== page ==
It's been a good week for … bar customers
At the risk of showing my age, I confess to seldom frequenting public houses. When I do, however, I'm always last to be served. But it seems, however, that I'm not alone in failing to master the art of procuring drinks.
A pan-European study - yes, this is important stuff - has found that, despite the many secret strategies the thirsty employ, it is as simple as where and how you stand.
German researchers said busy bar staff choose customers to serve if they are standing facing the bar or are directly in front of them.
Now meet James the robot barman, protégé of the scientists at Bielefeld University in northwest Germany. Named after the European Union-funded programme, Joint Action in Multimodal Embodied Systems, he is being developed to spot who really wants a drink and serve them in the fairest order.
All very high-tech. In my bartending days we used a mirror behind the till. When ringing up a round, you could see in the mirror who approached the bar and in which order. You then served them appropriately. Simple.
Perhaps the scientists could turn their expertise to developing a robot which can count up a round in its head, hence saving a lot of time at the bar.
It's been a bad week for … Hawick
Computer game Grand Theft Auto V, created by Edinburgh-based Rockstar North, broke records when it went on sale, taking £496 million in just 24 hours. A massive Scottish success story, you would assume. But a small Borders town is unhappy about all the fuss, featuring as it does in GTA as one of the less wholesome areas visited by gamers.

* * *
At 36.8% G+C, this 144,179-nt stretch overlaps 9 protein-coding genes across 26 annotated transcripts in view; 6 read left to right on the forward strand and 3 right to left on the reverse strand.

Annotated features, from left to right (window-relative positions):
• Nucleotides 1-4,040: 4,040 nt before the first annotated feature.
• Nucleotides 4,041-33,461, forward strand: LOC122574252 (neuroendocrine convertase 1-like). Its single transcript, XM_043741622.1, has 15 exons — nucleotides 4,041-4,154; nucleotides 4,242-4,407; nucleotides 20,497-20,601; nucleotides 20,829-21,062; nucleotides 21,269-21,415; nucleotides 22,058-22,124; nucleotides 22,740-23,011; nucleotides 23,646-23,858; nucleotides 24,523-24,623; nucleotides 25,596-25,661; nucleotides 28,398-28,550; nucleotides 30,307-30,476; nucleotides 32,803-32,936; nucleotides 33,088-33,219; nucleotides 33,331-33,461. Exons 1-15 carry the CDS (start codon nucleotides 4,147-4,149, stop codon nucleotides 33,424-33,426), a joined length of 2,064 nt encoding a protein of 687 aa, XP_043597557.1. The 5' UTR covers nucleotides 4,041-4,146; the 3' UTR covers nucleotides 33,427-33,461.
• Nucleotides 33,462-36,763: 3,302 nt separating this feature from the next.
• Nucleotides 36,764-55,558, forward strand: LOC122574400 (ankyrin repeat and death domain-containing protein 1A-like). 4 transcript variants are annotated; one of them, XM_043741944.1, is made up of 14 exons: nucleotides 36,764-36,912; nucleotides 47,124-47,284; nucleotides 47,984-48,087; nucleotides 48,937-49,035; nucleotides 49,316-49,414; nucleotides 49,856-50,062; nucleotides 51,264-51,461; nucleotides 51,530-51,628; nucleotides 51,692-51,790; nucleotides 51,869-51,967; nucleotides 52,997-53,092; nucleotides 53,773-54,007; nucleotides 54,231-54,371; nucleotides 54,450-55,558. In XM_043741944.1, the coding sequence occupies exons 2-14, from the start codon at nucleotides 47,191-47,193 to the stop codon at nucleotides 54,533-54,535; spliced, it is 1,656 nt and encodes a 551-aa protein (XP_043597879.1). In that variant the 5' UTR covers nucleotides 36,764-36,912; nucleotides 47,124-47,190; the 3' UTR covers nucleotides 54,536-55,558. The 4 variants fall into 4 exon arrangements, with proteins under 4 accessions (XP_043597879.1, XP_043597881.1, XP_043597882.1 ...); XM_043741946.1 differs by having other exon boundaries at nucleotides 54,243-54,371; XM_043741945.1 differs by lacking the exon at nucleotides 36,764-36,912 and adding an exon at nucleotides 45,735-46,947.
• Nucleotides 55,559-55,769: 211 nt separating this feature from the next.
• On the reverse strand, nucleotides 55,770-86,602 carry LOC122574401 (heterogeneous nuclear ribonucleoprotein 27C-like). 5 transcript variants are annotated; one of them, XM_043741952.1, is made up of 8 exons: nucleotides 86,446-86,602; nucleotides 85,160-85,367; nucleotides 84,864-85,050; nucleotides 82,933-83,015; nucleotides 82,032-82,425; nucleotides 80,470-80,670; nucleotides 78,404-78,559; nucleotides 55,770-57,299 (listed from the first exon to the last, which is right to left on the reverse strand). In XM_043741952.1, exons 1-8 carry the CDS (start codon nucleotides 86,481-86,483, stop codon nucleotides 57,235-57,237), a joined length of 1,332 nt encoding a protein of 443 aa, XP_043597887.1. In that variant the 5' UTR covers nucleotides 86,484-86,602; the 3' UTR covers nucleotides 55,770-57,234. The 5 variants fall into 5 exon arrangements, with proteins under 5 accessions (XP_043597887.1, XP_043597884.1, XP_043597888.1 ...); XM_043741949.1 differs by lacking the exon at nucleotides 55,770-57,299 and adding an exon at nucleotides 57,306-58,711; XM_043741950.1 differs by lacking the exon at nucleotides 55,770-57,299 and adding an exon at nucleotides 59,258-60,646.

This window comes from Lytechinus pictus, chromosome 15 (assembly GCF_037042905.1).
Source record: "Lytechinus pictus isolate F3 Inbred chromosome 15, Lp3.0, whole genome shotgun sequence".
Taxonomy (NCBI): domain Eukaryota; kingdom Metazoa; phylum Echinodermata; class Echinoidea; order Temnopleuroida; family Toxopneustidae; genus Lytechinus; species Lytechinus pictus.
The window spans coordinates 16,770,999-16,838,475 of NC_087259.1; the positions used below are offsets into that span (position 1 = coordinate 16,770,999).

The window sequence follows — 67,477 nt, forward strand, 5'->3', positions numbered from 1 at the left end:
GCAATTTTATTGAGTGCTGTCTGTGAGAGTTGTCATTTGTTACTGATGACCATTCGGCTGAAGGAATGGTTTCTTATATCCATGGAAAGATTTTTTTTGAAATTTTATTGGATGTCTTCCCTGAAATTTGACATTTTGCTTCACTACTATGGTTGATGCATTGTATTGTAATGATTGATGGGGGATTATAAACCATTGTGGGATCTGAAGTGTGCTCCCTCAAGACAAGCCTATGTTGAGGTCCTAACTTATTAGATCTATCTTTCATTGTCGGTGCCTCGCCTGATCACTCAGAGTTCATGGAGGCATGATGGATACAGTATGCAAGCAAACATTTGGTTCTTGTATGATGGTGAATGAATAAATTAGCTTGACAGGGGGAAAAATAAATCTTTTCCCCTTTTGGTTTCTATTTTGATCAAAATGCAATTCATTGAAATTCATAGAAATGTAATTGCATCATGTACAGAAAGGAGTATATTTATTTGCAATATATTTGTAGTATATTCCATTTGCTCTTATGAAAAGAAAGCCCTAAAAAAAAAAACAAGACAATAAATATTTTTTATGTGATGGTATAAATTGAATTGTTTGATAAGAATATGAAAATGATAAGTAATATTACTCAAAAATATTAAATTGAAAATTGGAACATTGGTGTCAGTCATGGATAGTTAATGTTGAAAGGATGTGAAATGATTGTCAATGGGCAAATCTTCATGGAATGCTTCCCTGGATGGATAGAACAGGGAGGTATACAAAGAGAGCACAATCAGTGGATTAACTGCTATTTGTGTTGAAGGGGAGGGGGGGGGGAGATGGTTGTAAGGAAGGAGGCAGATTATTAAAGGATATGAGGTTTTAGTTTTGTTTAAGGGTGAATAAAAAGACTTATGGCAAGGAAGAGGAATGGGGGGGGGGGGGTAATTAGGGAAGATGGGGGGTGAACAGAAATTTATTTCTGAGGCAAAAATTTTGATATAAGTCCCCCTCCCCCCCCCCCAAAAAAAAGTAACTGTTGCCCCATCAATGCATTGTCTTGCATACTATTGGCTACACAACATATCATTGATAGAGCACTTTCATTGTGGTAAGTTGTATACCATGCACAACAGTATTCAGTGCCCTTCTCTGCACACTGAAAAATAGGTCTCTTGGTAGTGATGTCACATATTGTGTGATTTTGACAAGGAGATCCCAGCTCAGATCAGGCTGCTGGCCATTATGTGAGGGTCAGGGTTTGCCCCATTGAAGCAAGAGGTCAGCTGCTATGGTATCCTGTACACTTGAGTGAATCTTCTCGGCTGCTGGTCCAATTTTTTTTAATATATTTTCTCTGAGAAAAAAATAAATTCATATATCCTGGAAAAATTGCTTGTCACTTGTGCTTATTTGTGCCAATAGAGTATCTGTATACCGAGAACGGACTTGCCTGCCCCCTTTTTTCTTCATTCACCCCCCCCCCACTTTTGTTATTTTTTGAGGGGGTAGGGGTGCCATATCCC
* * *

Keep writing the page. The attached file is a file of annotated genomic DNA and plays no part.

The real Hawick is a peaceful Roxburghshire mill town of around 15,000 residents surrounded by beautiful countryside. The virtual Hawick is part of the crime-ridden metropolis of Los Santos and has a "druggie hipster" vibe.
"Disgusted" local councillor David Paterson fears the move could "destroy the reputation" of Hawick.
Best known for rugby and its annual common riding (which commemorates a victory by local youths over English raiders in 1514), Hawick is also famous for a right stramash that ensued when women tried to take part in the latter all-male event. Two women had to go to court in 1996 to have the ban on female participants lifted.
All very macho. Perhaps the world of computer games isn't so far removed from the town after all. How many girls play Grand Theft Auto?
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